3. Your history teacher was right. We love boiling things down to a headline. It's what we do. But when fights spring up on Capitol Hill, or when a game-changing drug is introduced, I often find myself with a dirty secret: I need a quick refresher on what the hell we're talking about. Not a long one -- I just want a quick explainer on how Medicaid works or why HIV has been so hard to treat.

Turns out, I'm not alone. Our most enthusiastic reviews always seem to say, "I thought I knew about this thing, but I never could have put it into words. Now I get it." From a morning listener, whose time is valuable, that's the ultimate compliment. Often, you can get a lot of mileage by just explaining what was happening when a story began. When ABC News' Linsey Davis told me about her interviews with Bill Cosby's accusers, their stories of abuse were illuminating -- but so were their recollections of how the world saw Cosby at the time. So your history teacher was right: context matters. Just because something happened a year ago, or a century ago, doesn't mean it won't provide the most valuable insight of your day.

4. Americans are more nuanced than you think. I learned this on the campaign trail when I'd ask Trump supporters about some of his more outlandish claims. At the time, there were lots of Democrats (and many Republicans) asking me, "Why do these MAGA hat-wearing folks think Trump is a godsend?" And I'd tell them, "They don't." In my experience, Trump supporters were often the first to acknowledge misgivings about personal morals, his words regarding women and his knowledge of world events. To many voters, this was a calculated risk. Likewise, ahead of the 2016 democratic primaries in South Carolina and Florida, I'd talk to Democrats who did not see issues in the black/white, red/blue divide that are often portrayed.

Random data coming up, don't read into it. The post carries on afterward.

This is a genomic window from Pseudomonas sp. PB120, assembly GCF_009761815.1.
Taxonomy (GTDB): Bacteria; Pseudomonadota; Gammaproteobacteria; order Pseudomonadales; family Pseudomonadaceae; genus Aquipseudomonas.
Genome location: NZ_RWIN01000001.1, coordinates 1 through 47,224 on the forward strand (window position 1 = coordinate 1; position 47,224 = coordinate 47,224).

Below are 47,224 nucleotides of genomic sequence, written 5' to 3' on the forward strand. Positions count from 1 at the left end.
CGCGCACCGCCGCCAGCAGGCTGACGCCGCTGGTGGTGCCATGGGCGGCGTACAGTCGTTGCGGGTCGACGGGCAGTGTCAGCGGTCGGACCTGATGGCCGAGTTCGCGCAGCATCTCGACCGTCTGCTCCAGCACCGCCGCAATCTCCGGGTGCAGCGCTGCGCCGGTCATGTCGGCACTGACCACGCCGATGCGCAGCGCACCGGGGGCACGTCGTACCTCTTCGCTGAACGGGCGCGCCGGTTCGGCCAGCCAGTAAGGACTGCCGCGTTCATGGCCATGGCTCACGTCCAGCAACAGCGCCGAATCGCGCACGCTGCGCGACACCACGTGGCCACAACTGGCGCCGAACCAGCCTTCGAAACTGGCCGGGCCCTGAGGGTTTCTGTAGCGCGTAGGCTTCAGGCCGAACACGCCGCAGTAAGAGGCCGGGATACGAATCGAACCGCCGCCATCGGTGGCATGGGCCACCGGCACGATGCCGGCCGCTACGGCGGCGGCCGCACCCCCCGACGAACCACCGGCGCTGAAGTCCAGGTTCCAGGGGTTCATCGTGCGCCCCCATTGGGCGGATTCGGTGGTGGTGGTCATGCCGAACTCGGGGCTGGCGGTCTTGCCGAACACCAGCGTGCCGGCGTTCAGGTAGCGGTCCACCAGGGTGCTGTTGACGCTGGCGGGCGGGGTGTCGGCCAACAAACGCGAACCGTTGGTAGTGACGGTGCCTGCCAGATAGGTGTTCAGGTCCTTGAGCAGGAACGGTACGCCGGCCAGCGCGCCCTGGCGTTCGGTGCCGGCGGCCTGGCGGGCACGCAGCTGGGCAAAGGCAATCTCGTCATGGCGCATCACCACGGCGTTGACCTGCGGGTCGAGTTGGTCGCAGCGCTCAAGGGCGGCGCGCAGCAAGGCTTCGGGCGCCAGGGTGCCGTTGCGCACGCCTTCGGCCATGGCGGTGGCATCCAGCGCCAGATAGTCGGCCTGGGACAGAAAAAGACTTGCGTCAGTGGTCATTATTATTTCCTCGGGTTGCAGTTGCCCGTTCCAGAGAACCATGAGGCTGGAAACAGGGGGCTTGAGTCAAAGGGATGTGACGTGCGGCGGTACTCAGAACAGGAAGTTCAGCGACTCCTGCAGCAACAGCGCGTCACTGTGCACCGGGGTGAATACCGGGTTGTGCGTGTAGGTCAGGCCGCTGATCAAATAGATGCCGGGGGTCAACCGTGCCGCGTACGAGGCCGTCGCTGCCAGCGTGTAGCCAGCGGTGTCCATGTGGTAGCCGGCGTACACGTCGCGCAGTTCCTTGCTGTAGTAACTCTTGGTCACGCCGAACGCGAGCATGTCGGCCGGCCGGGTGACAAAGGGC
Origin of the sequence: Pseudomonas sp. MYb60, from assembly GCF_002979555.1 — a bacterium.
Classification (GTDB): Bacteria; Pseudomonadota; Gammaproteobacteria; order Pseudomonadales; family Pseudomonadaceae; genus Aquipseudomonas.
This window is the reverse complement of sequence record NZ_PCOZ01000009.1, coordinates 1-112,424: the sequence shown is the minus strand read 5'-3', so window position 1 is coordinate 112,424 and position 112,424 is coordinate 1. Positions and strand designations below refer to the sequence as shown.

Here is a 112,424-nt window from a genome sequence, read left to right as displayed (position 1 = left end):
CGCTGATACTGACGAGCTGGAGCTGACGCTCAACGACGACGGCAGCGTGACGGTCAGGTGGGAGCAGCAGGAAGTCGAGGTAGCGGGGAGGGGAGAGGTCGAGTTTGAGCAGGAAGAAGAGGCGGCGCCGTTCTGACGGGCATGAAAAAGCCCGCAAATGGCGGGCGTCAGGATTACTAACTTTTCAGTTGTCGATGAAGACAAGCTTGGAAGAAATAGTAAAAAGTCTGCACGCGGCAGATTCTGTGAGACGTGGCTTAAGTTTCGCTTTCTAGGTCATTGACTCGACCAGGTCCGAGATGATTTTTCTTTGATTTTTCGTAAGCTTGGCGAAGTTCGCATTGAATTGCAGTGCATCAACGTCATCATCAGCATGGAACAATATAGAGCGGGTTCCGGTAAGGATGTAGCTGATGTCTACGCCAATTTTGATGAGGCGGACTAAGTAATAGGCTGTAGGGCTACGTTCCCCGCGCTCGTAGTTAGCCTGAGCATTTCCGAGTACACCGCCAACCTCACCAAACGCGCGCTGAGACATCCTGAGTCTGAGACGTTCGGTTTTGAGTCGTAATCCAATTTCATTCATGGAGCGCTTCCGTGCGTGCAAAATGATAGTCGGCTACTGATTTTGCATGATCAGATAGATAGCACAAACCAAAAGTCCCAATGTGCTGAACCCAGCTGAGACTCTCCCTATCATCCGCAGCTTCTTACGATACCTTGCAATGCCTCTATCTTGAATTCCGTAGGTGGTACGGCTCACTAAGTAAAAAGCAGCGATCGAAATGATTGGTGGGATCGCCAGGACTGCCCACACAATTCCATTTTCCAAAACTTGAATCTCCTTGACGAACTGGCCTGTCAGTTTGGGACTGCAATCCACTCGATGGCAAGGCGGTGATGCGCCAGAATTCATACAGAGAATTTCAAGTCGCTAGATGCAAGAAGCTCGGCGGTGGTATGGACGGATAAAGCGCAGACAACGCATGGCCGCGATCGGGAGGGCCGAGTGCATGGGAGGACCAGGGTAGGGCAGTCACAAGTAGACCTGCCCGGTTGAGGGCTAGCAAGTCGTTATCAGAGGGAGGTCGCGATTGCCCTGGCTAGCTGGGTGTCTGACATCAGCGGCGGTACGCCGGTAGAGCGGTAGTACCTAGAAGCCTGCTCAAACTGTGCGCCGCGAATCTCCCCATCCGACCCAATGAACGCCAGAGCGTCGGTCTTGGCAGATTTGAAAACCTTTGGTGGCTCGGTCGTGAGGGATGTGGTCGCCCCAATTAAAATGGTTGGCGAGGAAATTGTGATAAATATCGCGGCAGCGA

In the last year, I've interviewed soy farmers in Iowa who spend their Sundays reading about Chinese tariffs. I've talked to gun reform activists in Florida who admit they do see a place for firearms in modern life. Just because someone votes Republican, or votes Democrat, doesn't necessarily mean they've lost sight of the gray area. They're willing to take calculated risks. They just want their news sources to be clear, honest and penetrating, so they can get the facts they need.

5. There's a lot happening in the world besides politics. Sometimes someone will approach me, in person or on social media, and say, Thank you. Thank you for covering that story." You know what they're never talking about? The latest incendiary comment from a politician. Even among colleagues, I sometimes feel this palpable relief when the focus shifts away from politics. Notice: I'm not saying policy. A new rule from the Education Department or the EPA can have consequences just as far-reaching as a natural disaster. But you know what definitely has those consequences? An actual natural disaster. Or a war entering its 19th year. Or harassment that Americans may face in their communities and workplaces every day. Whether it's a new policy or a wildfire or a class-action lawsuit, people just want to know what happened, why it happened and what it means going forward.

As the show enters its second year, we’ll continue seeking out the biggest stories every day – everywhere.